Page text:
Definition: Literacy and Numeracy Catch-up Premium: The literacy and numeracy catch-up premium provides schools with additional funding for year 7 pupils who did not achieve the expected standard in reading and/or maths at the end of key stage 2 (DfE, 2017)1.
Entitlement: Catch-up Premium for 16-17: £14,661.
Identification: All pupils’ KS2 raw marks and scaled scores were considered. Pupils were allocated a place on the catch up programme if they met the following criteria:
There were 13 pupils who engaged in both the literacy and numeracy programmes.
HOW WE SPENT THE ALLOCATION OF FUNDING DURING 2016-2017
The strategies employed during the last academic year included:
The Numeracy catch-up programme served pupils well in developing their resilience and confidence in their mathematical motivation and capabilities. As part of the Internal assessment and monitoring of the pupils’ progress was carried out through the schools’ internal assessment system. The impact of the programme shows that from the baseline assessment as KS2 where pupils where considered to be below standard, to assessment 1 (Autumn 2016), 57% made expected or more than expected progress. At the end of the programme (Summer 2017), 67% were making expected or more than expected progress in Maths.
The literacy and reading catch-up programme served pupils well and enabled pupils to be independent readers, increased their speed and fluency of reading, whilst encouraging pupils to read for pleasure. This programme also enabled pupils to put literacy central to developing their core, cross-curricular skills and competencies. Regular assessment and monitoring through CAT testing, reading scores and spelling ages was carried out by the SEN department, along with the wider whole-school assessment framework to ensure pupils were on track to make progress.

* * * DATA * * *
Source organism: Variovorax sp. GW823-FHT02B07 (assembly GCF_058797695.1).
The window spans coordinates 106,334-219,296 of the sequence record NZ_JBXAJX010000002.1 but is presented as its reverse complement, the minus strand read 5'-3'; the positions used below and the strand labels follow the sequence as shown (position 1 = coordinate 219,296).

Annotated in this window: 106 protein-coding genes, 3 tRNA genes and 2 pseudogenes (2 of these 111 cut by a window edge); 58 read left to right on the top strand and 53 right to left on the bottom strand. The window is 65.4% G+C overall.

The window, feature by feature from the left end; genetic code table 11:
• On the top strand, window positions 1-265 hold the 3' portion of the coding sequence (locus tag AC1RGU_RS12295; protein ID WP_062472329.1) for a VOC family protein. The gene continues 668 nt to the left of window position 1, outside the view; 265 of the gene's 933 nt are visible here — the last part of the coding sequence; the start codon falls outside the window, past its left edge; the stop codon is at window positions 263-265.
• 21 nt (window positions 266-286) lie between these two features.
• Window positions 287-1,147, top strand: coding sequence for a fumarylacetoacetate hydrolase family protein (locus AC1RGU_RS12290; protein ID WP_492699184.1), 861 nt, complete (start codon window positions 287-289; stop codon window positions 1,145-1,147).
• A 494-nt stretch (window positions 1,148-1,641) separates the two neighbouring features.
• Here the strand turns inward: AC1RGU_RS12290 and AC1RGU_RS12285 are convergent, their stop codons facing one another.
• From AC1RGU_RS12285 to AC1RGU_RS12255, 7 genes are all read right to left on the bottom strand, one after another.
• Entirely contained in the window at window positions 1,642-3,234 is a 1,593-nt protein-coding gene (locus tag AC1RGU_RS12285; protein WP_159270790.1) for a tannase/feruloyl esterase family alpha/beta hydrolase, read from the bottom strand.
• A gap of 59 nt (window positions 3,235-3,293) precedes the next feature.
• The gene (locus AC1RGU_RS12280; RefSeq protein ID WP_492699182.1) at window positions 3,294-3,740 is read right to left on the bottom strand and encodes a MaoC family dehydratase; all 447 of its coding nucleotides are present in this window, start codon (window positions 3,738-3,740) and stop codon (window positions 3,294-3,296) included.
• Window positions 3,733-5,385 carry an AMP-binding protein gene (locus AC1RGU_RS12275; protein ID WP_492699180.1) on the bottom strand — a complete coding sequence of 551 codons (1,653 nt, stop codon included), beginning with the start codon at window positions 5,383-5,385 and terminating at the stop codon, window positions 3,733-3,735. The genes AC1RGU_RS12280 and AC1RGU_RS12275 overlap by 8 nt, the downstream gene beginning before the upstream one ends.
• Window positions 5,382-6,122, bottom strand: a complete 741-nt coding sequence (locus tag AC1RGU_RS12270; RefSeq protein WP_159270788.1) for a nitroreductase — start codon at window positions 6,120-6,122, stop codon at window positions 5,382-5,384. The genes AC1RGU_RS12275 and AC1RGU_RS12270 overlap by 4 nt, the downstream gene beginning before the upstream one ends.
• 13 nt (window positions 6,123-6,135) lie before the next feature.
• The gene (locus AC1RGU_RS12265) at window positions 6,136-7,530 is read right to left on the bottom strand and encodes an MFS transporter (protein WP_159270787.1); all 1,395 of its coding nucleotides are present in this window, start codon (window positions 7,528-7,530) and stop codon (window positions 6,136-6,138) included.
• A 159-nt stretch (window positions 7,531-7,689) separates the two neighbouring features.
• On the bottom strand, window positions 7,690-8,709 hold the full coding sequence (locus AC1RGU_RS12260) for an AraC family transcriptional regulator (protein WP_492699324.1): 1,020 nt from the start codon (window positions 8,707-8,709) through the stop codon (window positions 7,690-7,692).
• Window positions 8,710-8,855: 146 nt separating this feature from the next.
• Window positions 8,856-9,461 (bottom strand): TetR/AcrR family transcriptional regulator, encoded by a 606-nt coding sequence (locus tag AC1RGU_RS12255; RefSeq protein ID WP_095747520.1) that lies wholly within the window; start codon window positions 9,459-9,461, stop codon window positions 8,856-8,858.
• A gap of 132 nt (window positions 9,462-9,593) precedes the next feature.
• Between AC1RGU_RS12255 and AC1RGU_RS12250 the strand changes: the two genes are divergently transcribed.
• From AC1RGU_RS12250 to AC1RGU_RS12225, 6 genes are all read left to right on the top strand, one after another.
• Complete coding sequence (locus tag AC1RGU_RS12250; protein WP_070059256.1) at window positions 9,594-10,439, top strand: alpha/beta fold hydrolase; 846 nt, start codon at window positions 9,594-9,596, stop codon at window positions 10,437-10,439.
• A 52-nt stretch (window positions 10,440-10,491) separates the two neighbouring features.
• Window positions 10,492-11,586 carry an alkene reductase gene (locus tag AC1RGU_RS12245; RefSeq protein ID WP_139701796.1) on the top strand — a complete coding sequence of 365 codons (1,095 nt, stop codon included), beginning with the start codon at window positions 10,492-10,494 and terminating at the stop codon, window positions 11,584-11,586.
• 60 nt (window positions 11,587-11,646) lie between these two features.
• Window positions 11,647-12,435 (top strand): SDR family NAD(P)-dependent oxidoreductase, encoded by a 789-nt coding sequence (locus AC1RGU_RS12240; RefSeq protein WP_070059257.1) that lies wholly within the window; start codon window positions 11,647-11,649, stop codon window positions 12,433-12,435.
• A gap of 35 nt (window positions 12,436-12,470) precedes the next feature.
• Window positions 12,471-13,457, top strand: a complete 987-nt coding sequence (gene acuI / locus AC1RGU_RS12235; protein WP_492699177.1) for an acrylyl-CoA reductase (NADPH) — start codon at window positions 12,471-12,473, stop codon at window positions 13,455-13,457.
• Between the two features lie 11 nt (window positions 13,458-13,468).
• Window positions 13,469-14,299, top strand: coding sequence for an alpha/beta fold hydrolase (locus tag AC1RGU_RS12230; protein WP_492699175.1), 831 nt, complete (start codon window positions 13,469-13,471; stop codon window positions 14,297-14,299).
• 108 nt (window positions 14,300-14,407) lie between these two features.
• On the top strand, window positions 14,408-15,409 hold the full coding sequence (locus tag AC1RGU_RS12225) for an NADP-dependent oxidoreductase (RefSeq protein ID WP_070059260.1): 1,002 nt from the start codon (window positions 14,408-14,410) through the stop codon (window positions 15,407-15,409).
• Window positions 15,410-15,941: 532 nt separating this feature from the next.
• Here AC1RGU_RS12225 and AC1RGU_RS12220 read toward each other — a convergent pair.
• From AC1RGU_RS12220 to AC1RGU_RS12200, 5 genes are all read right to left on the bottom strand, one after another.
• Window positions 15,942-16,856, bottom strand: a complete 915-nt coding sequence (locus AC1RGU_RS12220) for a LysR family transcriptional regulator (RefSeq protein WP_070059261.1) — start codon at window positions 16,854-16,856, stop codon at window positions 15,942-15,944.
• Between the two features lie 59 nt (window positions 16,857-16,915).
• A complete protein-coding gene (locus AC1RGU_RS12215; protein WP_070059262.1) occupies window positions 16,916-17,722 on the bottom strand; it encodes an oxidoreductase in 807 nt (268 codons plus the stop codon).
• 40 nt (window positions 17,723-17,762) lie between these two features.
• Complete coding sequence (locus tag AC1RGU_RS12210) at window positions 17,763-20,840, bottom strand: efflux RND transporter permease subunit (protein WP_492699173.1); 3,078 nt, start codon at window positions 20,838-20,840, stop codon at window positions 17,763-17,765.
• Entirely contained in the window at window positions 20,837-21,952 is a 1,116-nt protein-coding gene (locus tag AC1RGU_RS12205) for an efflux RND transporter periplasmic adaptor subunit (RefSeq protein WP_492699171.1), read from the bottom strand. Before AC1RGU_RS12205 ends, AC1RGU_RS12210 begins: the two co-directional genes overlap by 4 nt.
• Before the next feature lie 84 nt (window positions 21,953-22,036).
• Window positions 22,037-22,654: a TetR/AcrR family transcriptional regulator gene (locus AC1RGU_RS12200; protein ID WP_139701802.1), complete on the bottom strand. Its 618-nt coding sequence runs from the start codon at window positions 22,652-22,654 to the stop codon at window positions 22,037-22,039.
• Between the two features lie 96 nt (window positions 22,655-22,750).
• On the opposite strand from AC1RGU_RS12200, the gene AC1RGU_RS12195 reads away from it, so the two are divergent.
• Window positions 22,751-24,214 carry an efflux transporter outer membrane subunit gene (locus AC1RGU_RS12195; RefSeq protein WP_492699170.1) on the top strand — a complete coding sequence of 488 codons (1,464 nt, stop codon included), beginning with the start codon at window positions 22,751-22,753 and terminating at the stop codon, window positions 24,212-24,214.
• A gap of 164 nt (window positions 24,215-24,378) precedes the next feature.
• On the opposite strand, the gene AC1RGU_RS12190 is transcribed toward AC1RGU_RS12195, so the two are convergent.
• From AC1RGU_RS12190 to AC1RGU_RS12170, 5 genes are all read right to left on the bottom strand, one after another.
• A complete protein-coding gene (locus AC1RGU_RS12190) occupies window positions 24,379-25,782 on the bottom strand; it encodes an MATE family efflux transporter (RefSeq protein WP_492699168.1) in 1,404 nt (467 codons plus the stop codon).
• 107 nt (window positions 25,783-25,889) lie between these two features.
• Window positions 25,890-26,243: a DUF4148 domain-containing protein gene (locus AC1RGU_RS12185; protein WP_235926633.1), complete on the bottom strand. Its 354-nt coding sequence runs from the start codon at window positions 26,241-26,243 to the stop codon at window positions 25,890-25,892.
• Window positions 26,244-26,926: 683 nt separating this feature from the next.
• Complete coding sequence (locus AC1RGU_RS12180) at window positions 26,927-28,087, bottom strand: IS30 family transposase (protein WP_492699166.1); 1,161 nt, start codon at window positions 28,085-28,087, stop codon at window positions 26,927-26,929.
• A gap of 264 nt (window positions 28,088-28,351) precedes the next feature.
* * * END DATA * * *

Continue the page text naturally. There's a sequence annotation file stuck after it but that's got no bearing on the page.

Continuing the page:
Initial reading age assessments (November 2016) showed that of the 20 pupils concerned, 18 of these pupils increased their reading ages (July 2017) over the 7 month assessment. Remarkably, 3 pupils increased their reading ages by over 1 year in this period and 1 pupil increased their reading age from an initial 8 years and 8 months to 11 years and 8 months.
Initial spelling age assessments (November 2016) showed strikingly low spelling ages for pupils, with 7 pupils having a spelling age close to 5 years. Upon re-testing (July 2017) the average spelling age across the cohort had shown significant improvement and increased from an average spelling age of 7 years and 8 months to 9 years and 10 months. Of the 20 concerned, 12 pupils increased their spelling ages by 2 years and more.
Overall, based on the whole-school assessment for the 20 pupils considered and taking the initial KS2 baseline assessment where pupils where considered to be below standard in Reading, assessment point 1 (Autumn 2016) shows 25% of pupils making expected or more than expected progress and at the last assessment point (Summer 2017) 50% of pupils made expected or more than expected progress in English, thereby, providing further evidence of the success of the literacy and reading catch-up programme!
HOW WE PLAN TO SPEND THIS YEAR’S CURRENT ALLOCATION DURING 2017-2018
Allocations will be based on results from the national curriculum assessments at Key Stage 2 and payments made to the school in March 2018.
In order to accelerate student progress we will invest in the following: